During July, the Squadron took part in an extensive reconnaissance programme along the Norwegian coast in an effort to locate German warships anchored in the fjords, and so provide an early warning system for the PQ-17 convoy which was heading for Murmansk via the extremely dangerous Arctic route; this ill-fated convoy, lost the vast majority of its thirty-six merchant ships. The 15th July was a sad day for 48 Squadron due to the loss of one of its most experienced pilots; Flight Lieutenant Jim Pedersen, and his crew of Sergeants Drogue, Langoulant, and Willis.
In December 1942, 48 Squadron was moved to Gibraltar and continued its anti-submarine role over the Mediterranean. On the 28th March 1943, one of the Squadron's Hudsons sighted U-77 and inflicted some damage upon it. This aircraft called for assistance from a nearby Hudson of 233 Squadron, and its attack destroyed the submarine. Both squadrons were awarded the kill.
In February 1944, 48 Squadron returned to England and was transferred to Transport Command. Exchanging its Hudsons for Dakotas, the Squadron became a part of 46 Group and proceeded to train intensively in the art of transporting and supplying the Airborne Forces. On the 6th June, the Squadron was involved in both lifts of the 6th Airborne Division to their drop zones in France. On the first lift their aircraft carried five hundred and seventeen paratroopers into action, and on the second they towed twenty-two Horsa gliders to their landing zones. In addition to this, the first lift aircraft each carried twelve 20lb bombs, which were used on targets in the vicinity of the landings, intended to disguise the transport aircraft as bombers carrying out a routine sortie.
Throughout the Normandy battle, 46 Group ran a daily shuttle service between England and France, its aircraft flying in cargo and passengers to temporary air strips, and evacuating casualties on the return trip. This proved to be a most valuable service as not only did it play a useful role in supporting the offensive in Normandy, but it was also responsible for saving many lives that would have been lost had they not been speedily withdrawn to British hospitals where they could receive proper treatment. In June alone, 48 and 271 Squadrons between them had evacuated eight hundred and sixty-nine casualties from France.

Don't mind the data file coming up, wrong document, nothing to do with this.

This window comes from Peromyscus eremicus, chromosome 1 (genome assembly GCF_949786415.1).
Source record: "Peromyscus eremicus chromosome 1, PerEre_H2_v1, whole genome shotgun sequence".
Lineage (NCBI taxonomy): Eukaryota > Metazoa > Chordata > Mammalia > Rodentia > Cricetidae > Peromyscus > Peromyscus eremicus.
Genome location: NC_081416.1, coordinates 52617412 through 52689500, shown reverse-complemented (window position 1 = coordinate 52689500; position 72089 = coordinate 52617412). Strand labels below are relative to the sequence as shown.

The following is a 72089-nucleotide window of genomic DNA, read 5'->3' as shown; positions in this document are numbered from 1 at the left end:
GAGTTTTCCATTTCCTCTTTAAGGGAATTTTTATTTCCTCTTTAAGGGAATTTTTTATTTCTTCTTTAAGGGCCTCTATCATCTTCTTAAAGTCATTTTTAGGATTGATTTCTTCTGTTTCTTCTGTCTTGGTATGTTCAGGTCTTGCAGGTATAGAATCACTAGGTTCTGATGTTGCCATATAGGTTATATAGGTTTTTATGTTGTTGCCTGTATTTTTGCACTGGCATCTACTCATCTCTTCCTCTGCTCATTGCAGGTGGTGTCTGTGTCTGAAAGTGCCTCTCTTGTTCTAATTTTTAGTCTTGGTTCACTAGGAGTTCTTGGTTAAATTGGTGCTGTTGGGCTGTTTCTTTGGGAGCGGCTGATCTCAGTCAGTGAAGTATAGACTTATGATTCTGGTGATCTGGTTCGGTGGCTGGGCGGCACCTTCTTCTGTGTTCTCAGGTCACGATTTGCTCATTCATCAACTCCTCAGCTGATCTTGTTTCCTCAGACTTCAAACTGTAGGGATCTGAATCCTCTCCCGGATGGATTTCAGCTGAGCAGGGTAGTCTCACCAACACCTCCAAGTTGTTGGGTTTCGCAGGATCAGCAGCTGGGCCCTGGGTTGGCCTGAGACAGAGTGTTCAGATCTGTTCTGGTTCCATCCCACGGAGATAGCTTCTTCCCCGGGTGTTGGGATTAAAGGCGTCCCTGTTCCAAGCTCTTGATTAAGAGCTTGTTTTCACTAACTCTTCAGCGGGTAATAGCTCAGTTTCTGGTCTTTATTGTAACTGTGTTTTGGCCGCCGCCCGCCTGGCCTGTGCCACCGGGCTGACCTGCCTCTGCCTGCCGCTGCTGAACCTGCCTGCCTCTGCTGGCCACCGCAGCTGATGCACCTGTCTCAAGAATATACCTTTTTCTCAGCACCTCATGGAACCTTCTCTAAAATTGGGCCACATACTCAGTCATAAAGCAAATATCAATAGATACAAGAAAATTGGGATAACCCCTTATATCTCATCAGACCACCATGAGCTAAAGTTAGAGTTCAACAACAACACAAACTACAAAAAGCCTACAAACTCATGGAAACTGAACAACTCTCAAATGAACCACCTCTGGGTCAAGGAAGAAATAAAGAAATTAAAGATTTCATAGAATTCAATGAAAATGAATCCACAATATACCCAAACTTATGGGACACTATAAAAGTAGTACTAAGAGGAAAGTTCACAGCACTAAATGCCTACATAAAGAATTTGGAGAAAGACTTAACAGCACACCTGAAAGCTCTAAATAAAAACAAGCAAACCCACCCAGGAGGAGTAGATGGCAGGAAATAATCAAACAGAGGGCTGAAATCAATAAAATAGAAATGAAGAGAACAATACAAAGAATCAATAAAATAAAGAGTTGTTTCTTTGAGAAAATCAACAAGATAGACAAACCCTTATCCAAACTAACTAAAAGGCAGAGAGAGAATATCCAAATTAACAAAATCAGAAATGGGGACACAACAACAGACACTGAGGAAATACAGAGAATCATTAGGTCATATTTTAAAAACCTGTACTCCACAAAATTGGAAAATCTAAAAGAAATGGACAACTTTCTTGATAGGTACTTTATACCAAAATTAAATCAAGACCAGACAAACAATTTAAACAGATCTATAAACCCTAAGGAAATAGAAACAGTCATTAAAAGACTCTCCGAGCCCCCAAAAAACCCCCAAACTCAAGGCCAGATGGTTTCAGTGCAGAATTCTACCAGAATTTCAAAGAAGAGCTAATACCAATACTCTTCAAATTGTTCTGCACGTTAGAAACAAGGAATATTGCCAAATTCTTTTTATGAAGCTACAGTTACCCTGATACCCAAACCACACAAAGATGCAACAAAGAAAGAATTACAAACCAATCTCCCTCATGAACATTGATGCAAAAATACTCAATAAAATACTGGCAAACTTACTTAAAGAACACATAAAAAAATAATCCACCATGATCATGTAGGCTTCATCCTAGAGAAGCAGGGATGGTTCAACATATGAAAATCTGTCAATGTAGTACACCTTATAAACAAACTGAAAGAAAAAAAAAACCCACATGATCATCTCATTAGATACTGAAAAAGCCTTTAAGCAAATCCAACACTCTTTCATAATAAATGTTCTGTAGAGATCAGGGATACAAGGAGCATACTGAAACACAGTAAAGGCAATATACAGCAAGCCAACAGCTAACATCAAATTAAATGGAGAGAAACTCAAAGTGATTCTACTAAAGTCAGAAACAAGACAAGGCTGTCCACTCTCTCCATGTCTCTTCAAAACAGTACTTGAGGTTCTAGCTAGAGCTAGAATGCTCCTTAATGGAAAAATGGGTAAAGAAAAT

From the 17th to the 24th September 1944, 48 Squadron were fully engaged in supporting the 1st Airborne Division during the Battle of Arnhem and, due to the perilous resupply sorties, its aircraft suffered the heaviest losses of the Group, with seven aircraft shot down and the lives lost of sixteen aircrew and nine RASC despatchers.
Following Arnhem, the Squadron replaced its losses and resumed the shuttle service to the front line. This continued without respite until the 24th March 1945, when twelve of its aircraft were used to tow Horsa gliders of the 6th Airborne Division to their landing zones around Hamminkeln, the second and ultimately successful attempt by the Allies to secure a crossing over the River Rhine.
In anticipation of supporting an airborne assault in Burma, and potentially against the Japanese mainland, 48 Squadron were posted to India in August 1945. However within days of this move the atomic bombs were dropped on Japan and their surrender soon followed. The Squadron was disbanded on the 16th January 1946, although it was reborn in name just a month later when 215 Squadron was renumbered accordingly. Until the 3rd March 1967, when it was disbanded, this unit fulfilled a variety of transport duties in Malaya with Dakota, Valetta and Hastings aircraft. On the 1st October of that same year, however, the Squadron was again reformed, at Singapore with Hercules aircraft, and it operated here until its return to the British Isles in September 1971, where it was finally disbanded on the 7th January 1976.
Commanders of 48 Squadron
Wing Commander M. Hallam